Tuesday, 1 April 2014

Tom Fool

We take our name, Hardknott, from the infamous pass that travels between Eskdale and upper Dunnerdale. There is a Roman Fort on the pass and reputedly a Roman Road which was used to navigate the pass nearly 2,000 years ago. We started our brewery at The Woolpack Inn back in 2005, which is only a short distance from the pass, in the valley of Eskdale.

The river Esk travels down the valley, past the bottom of the pass, and very close to the pub, and then winds its way down to the sea followed, allegedly, by the route of the Roman Road1. Close to the sea the river passes by a castle up on a hill. It's called Muncaster Castle. The Roman road is likely to have passed by the Castle too.

Castra is a Latin name meaning military camp. Chester, for instance, derives it's name from this Latin word. This is strong indication that the site of Muncaster Castle has been inhabited in one form or another since Roman times. There is a family who live there who go by the name of Pennington. They have been there since 1208. Well, not the people who are there now, that's ridiculous, but some ancestors of theirs many generations ago.

What isn't well known is that there is archaeological evidence of ancient Roman hop-yards at Muncaster. The Romans, fed up of being unable to grow decent grapes in the British climate, turned their hands to hop growing, developing cultivars quite advanced. It is said that they managed a variety so packed full of resinous fruity flavours that the ancient craft brewers would fight for their share of the yearly crop. Further evidence of Roman craft brewing came to light when a Latin stone carving was found discussing the various merits of alternative dispense methods.  "SPUMANS FRIGIDUS CERVISIAM, EST OPUS EST DIABOLI"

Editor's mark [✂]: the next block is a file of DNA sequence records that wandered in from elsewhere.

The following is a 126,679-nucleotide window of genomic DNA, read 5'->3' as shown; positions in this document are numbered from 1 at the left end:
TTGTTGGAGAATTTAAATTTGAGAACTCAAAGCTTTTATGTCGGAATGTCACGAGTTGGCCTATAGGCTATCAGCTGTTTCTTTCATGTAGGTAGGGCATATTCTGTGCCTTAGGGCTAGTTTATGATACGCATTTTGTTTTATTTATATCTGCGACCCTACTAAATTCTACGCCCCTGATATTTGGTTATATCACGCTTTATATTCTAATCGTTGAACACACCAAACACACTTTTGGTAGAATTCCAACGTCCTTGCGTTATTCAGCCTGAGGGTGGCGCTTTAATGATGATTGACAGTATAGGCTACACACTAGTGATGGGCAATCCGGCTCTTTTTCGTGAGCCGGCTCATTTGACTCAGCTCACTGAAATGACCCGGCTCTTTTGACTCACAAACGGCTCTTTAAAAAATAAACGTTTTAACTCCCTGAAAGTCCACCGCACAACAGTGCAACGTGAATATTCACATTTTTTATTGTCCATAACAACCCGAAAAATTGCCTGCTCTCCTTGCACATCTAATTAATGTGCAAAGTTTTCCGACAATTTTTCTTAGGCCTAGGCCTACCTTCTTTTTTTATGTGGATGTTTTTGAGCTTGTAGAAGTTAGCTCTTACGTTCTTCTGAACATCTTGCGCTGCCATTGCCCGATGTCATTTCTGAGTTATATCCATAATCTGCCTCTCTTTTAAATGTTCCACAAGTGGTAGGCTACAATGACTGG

Sadly, at the fall of the Roman Empire we lost hop growing skills, along with the skills to make aqueducts, central heating systems and organise really good orgies. It was not until many years later we re-discovered the skills of growing hops. I'm still waiting to attend a really good orgy.

But I digress, although I'm sure Tom Fool would have liked my wanderings. Tom, aka Tom Skelton, is reputed to be a joking scallywag who sat under a tree outside the Castle and directed passersby into routes across the river Esk that were less than ideal. His ghost still haunts the castle, and many a poor soul has had a misfortunate mishap after forgetting to toast the poltergeist.

Anyway, whatever the truth or otherwise of the history of Tom, and other stories from The Castle, what I can promise is that we made a beer exclusively for The Pennington's, the nice people who live there. Peter quite likes beer you see, and we can easily make a few bottles with their label on, it's easy. The beer is called Tom Fool2

I was at The Castle today for some publicity shots. Oh, and to drink beer with Peter Frost-Pennington and Tom's ghost.

The picture on the left of Tom is an original Collingwood of The Fort at Hardknott as it might have appeared in Roman Times.

The beer is also available on cask in the Pennington's hostelries in Ravenglass from tomorrow.


1Actually, there is much debate about the route that the Roman road took in Eskdale. Very few positive verifications have been made as to its location.

2Before any of you point out that another Cumbrian Brewery makes Tom Fool, they don't any more. And The Pennington's own the trade mark too, so there.


Cooking Lager said...

Quality tankard action there, love it.

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